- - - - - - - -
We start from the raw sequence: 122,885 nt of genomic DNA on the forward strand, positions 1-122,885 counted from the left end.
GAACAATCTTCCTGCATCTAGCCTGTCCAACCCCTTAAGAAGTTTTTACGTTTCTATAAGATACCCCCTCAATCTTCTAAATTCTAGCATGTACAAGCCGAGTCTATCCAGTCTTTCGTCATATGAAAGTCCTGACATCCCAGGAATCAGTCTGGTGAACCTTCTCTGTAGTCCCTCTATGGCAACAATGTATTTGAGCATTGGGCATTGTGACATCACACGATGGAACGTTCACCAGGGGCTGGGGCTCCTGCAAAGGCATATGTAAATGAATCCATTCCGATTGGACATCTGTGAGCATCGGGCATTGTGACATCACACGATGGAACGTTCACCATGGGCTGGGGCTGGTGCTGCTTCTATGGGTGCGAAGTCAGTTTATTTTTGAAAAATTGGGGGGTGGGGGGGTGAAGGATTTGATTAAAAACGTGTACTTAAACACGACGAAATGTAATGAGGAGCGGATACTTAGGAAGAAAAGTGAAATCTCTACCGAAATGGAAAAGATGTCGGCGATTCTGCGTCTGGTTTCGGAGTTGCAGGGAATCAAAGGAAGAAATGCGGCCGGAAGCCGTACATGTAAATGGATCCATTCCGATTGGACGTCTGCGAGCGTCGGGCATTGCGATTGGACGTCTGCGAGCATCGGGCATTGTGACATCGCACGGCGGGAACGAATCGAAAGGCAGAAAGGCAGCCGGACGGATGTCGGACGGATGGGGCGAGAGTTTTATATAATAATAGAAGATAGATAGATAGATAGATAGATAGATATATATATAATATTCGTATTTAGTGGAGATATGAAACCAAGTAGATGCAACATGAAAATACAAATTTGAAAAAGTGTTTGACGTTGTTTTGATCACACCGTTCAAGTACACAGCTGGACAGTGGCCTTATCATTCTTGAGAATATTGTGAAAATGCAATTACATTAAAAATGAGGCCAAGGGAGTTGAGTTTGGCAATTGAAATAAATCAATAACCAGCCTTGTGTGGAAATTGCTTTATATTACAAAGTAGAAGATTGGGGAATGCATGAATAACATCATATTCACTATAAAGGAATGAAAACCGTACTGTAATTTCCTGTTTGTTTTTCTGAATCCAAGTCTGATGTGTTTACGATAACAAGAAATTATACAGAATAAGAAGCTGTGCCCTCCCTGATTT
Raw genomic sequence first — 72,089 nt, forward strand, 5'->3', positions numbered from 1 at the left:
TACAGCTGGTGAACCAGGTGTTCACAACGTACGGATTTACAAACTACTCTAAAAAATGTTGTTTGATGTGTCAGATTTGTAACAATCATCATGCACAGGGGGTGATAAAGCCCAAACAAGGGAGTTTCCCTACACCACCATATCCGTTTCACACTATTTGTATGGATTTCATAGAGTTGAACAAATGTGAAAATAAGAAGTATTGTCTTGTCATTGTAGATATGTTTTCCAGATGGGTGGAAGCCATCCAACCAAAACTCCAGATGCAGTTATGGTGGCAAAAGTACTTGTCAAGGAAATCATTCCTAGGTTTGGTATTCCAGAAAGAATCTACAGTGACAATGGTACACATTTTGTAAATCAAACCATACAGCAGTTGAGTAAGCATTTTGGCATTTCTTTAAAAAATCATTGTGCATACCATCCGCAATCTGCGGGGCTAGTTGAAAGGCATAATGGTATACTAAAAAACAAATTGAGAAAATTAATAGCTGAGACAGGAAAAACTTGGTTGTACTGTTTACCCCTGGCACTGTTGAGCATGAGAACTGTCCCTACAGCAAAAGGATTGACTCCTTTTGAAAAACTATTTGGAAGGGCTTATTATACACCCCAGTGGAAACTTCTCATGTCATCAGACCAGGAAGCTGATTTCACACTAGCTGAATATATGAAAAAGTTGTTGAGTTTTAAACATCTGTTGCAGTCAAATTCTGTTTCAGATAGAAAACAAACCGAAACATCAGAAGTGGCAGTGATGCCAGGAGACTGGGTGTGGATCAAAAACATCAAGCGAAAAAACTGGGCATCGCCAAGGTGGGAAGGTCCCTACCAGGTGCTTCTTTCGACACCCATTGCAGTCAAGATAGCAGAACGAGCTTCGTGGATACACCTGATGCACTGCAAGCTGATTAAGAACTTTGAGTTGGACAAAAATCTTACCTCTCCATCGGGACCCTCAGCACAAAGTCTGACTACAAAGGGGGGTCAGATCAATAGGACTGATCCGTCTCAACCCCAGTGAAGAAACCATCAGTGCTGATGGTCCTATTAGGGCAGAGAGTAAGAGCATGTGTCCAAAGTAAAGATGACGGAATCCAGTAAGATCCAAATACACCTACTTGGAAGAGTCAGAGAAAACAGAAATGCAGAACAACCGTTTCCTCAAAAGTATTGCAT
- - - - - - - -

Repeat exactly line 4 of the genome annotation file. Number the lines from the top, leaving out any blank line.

TACAGCTGGTGAACCAGGTGTTCACAACGTACGGATTTACAAACTACTCTAAAAAATGTTGTTTGATGTGTCAGATTTGTAACAATCATCATGCACAGGGGGTGATAAAGCCCAAACAAGGGAGTTTCCCTACACCACCATATCCGTTTCACACTATTTGTATGGATTTCATAGAGTTGAACAAATGTGAAAATAAGAAGTATTGTCTTGTCATTGTAGATATGTTTTCCAGATGGGTGGAAGCCATCCAACCAAAACTCCAGATGCAGTTATGGTGGCAAAAGTACTTGTCAAGGAAATCATTCCTAGGTTTGGTATTCCAGAAAGAATCTACAGTGACAATGGTACACATTTTGTAAATCAAACCATACAGCAGTTGAGTAAGCATTTTGGCATTTCTTTAAAAAATCATTGTGCATACCATCCGCAATCTGCGGGGCTAGTTGAAAGGCATAATGGTATACTAAAAAACAAATTGAGAAAATTAATAGCTGAGACAGGAAAAACTTGGTTGTACTGTTTACCCCTGGCACTGTTGAGCATGAGAACTGTCCCTACAGCAAAAGGATTGACTCCTTTTGAAAAACTATTTGGAAGGGCTTATTATACACCCCAGTGGAAACTTCTCATGTCATCAGACCAGGAAGCTGATTTCACACTAGCTGAATATATGAAAAAGTTGTTGAGTTTTAAACATCTGTTGCAGTCAAATTCTGTTTCAGATAGAAAACAAACCGAAACATCAGAAGTGGCAGTGATGCCAGGAGACTGGGTGTGGATCAAAAACATCAAGCGAAAAAACTGGGCATCGCCAAGGTGGGAAGGTCCCTACCAGGTGCTTCTTTCGACACCCATTGCAGTCAAGATAGCAGAACGAGCTTCGTGGATACACCTGATGCACTGCAAGCTGATTAAGAACTTTGAGTTGGACAAAAATCTTACCTCTCCATCGGGACCCTCAGCACAAAGTCTGACTACAAAGGGGGGTCAGATCAATAGGACTGATCCGTCTCAACCCCAGTGAAGAAACCATCAGTGCTGATGGTCCTATTAGGGCAGAGAGTAAGAGCATGTGTCCAAAGTAAAGATGACGGAATCCAGTAAGATCCAAATACACCTACTTGGAAGAGTCAGAGAAAACAGAAATGCAGAACAACCGTTTCCTCAAAAGTATTGCAT